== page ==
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Veterans Choice confusion remains

Andrew Boynton, a veteran and patient as well as the telehealth coordinator, talks with Kristin Pressly-Mills, public affairs officer, in the waiting area of the new Veterans Integrated Health Care addition at the VA Medical Center in Manchester on Friday

Shawne K. Wickham | Union Leader

More than 600 New Hampshire veterans have used a temporary new program that lets them choose care from private doctors instead of traveling out of state to a VA hospital.

Now, with continued funding for the program uncertain, New Hampshire's two U.S. senators want to make Veterans Choice permanent for veterans here.

The Department of Veterans Affairs unveiled Veterans Choice last fall after Congress passed the Veterans Access, Choice and Accountability Act of 2014 (VACAA). That was in response to a scandal about wait times and fraud at some VA facilities in other states.

VACAA allows veterans in most states to seek care from non-VA providers if they live more than 40 miles from a VA facility, or have to wait more than 30 days for an appointment; the VA will reimburse providers for that care. The program is open to veterans who were enrolled in the VA as of Aug. 1 and to recently discharged combat veterans.

Shaheen, a Democrat, and Ayotte, a Republican, worked together to add a provision allowing veterans who live in a state without a full-service VA medical center - and live more than 20 miles from such a facility in a neighboring state - to qualify for the program.

In New Hampshire, that means veterans who live more than 20 miles from White River Junction, Vt.

Mary Morin, director of the state Office of Veterans Services, said her office gets calls from veterans who are confused about how the new program works.

One problem is that the information posted on the VA's Veterans Choice website does not include the special 20-mile provision for New Hampshire veterans. "It's not advertised at all," Morin said.

She advises veterans to call the number listed on the Veterans Choice Card they received in the mail - 866-606-8198 - if they have questions about how the program works.

Congress appropriated $10 billion to implement the program, which is meant to run for three years or until that funding runs out.

But Shaheen and Ayotte announced Friday that they had introduced legislation to extend the Choice program for veterans living in states without full-service hospitals. "For far too long, New Hampshire's veterans have been at an unfair disadvantage when it comes to accessing health care services," the two said in a joint news release.

The senators last week also sent a joint letter to President Obama expressing concern about a provision in the administration's 2016 budget that proposes shifting some funding from Veterans Choice to other VA programs.

Shaheen and Ayotte said they are "deeply troubled that the administration is proposing to cut funding from this program only months into its implementation."

"That is unacceptable and inconsistent with congressional intent," they wrote in a Feb. 4 letter.

Kristin Pressly-Mills, public affairs officer at the Manchester VA Medical Center, said veterans have to go through Healthnet, the third party administrator of the Choice program, to make sure they're eligible and arrange care from a non-VA provider. "For the veterans, that's a change in practice," she said.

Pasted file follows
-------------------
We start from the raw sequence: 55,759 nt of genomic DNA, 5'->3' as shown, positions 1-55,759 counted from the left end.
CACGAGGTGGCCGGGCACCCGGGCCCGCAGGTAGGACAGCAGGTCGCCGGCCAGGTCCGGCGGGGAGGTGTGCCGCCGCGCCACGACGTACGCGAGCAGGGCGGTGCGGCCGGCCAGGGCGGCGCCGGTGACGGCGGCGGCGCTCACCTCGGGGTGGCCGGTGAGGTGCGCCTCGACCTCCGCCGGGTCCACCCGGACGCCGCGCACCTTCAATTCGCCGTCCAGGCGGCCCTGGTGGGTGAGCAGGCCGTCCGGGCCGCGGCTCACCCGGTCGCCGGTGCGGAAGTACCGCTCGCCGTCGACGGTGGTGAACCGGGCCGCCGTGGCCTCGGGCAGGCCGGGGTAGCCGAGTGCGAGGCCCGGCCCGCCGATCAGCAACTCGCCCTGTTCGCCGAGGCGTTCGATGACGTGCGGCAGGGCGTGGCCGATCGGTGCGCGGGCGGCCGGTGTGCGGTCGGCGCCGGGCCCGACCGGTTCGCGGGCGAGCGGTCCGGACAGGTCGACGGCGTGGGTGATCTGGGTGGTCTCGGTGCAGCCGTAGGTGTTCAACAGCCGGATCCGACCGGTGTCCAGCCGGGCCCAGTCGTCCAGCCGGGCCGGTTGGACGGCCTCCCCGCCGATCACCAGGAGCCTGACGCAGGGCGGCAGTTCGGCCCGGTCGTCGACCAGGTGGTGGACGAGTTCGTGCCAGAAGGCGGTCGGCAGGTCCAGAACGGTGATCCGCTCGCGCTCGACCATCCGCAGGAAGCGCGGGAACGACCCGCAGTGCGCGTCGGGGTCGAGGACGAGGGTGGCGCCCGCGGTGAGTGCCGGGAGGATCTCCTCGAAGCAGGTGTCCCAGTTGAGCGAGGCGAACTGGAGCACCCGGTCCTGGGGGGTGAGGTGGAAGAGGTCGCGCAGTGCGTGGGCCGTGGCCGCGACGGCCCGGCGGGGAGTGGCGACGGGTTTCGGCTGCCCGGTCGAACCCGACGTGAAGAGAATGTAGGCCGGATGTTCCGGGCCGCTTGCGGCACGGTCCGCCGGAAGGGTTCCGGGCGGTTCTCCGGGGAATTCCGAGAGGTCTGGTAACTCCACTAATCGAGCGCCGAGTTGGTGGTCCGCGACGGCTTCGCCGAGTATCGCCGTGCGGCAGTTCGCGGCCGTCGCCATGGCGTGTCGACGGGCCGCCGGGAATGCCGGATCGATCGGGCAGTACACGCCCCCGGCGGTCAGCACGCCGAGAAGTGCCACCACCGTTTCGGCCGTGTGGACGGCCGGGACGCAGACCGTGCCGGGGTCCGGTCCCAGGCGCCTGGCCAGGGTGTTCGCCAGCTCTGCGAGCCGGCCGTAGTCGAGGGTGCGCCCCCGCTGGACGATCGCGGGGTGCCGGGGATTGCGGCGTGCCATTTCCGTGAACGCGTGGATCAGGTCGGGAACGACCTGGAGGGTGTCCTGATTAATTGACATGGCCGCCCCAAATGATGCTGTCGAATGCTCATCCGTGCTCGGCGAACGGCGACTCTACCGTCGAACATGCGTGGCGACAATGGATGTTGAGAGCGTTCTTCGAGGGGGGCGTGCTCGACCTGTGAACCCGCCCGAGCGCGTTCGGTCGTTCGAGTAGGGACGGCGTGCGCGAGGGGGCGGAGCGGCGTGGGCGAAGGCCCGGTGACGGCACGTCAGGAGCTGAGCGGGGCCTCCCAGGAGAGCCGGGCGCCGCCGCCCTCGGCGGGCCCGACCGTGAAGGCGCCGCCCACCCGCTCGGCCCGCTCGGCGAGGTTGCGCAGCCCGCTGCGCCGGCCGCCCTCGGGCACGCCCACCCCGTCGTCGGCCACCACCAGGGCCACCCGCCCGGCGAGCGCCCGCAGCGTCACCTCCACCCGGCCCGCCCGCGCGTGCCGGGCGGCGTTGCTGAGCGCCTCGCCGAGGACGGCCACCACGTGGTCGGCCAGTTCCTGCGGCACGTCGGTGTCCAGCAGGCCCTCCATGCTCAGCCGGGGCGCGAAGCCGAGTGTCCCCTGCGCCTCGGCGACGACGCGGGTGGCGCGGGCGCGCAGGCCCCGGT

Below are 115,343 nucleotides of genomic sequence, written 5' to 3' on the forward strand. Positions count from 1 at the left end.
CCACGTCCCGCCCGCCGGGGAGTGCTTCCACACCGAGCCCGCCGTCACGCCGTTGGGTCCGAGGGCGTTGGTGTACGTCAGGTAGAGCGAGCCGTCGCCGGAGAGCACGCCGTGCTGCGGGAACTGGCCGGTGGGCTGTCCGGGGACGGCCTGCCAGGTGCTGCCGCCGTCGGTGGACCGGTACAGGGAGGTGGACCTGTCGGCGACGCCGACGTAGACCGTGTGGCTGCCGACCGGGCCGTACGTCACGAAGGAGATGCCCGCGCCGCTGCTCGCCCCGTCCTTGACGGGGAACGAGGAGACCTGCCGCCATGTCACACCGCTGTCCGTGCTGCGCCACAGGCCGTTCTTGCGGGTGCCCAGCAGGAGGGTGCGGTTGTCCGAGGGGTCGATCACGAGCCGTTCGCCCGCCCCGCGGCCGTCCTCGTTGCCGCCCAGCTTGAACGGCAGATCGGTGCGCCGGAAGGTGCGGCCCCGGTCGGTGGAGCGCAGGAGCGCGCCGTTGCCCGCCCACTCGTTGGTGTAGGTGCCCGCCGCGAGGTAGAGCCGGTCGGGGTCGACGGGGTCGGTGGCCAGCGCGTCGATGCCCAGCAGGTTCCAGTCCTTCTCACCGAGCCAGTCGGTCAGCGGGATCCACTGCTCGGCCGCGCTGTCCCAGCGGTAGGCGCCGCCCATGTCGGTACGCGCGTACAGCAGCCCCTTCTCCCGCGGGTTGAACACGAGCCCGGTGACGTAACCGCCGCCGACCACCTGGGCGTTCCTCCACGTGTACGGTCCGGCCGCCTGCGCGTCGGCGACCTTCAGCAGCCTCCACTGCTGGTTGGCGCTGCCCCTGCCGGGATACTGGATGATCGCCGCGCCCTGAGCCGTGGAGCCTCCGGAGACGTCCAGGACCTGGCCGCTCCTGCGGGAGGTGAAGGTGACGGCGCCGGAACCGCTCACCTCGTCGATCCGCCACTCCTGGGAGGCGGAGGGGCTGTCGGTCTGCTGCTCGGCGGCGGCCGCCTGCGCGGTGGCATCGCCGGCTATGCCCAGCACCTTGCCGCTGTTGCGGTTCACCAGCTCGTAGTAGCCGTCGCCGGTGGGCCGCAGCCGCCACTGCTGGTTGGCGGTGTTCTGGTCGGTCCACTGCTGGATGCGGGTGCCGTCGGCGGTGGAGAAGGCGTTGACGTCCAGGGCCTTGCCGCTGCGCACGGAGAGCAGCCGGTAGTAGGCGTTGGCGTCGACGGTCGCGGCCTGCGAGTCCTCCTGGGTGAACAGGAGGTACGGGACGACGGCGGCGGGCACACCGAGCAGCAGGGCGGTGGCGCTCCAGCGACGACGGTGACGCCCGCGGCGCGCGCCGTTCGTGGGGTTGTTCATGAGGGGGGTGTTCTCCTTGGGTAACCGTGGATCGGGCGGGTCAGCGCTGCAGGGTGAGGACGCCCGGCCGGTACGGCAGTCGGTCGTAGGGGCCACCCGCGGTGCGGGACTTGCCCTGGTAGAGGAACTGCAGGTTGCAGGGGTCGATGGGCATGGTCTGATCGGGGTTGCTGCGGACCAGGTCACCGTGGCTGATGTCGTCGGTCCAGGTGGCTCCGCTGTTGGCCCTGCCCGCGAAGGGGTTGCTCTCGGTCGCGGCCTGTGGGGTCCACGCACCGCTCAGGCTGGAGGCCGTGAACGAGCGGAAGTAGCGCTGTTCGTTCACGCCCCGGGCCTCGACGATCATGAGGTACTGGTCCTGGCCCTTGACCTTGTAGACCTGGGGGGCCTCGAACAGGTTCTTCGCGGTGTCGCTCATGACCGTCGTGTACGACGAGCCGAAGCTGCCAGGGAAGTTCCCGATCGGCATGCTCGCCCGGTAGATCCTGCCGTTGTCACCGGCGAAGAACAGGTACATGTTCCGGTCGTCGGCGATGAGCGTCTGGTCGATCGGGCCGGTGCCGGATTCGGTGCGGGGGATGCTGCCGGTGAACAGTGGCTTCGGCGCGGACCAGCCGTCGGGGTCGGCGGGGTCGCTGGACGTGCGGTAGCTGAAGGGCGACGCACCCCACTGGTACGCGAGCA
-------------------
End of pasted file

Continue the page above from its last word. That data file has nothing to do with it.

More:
She said 611 veterans have used the program so far.

But she stressed that those who wish to continue receiving care at a VA facility can do so. "For the people who say they don't want to change their VA doctors, they don't have to," she said. "They can continue to have that quality of care."

Army veteran

Michael Epright of Epsom said he's glad that veterans will be able to get medical care closer to home if they choose to. But he said, "My first choice is VA."

Epright, 56, joined the Army right out of high school; after 8 years of active duty, he went on to serve in the Army Reserve, Air Reserve and Air National Guard. He deployed to Afghanistan in 2010 with the 157th Air Refueling Wing.

Epright has chronic back pain and nerve damage from a 1981 fall from a tanker mover. He's gone to private physicians but prefers the care he's gotten in Manchester and White River Junction. "There's always someone there treating me in a human, respectful way," he said.

Many employees of the VA are military veterans themselves, he said. "It's a level of compassion that I don't see anywhere else."

Gary Wayman, department service officer for the American Legion, expects many vets may choose to continue to get care at the VA, especially at the new wing Manchester just opened.

The addition, which has 32 exam rooms, offers "a more patient-centered model," Pressly-Mills said, with mental health, primary care and nursing services available in one area.

Reach out

Peter Burdett, vice chair of the State Veterans Advisory Committee, said those who want to access care outside the VA system need to be proactive. That means making sure a private doctor is willing to accept Medicare rates, calling the 866 VA help number and asking to have that doctor added to the approved list of providers, he said.

It's all about giving veterans more options, Burdett said. "There are reasons why it might work for some people and there are reasons why it might not work for others," he said.

Meanwhile, Epright said he hopes the nation's leaders continue to fund veterans' health care at appropriate levels. "It would be really nice as a veteran to think that even when all the wars are done, that we're not going to be forgotten."

Because, he said, "That's what America does. It's a great place, but the veterans get forgotten after they're not needed anymore ... It would be comforting to know that we were safe from that."

Topics
Mental Health
Physical Well-Being
VA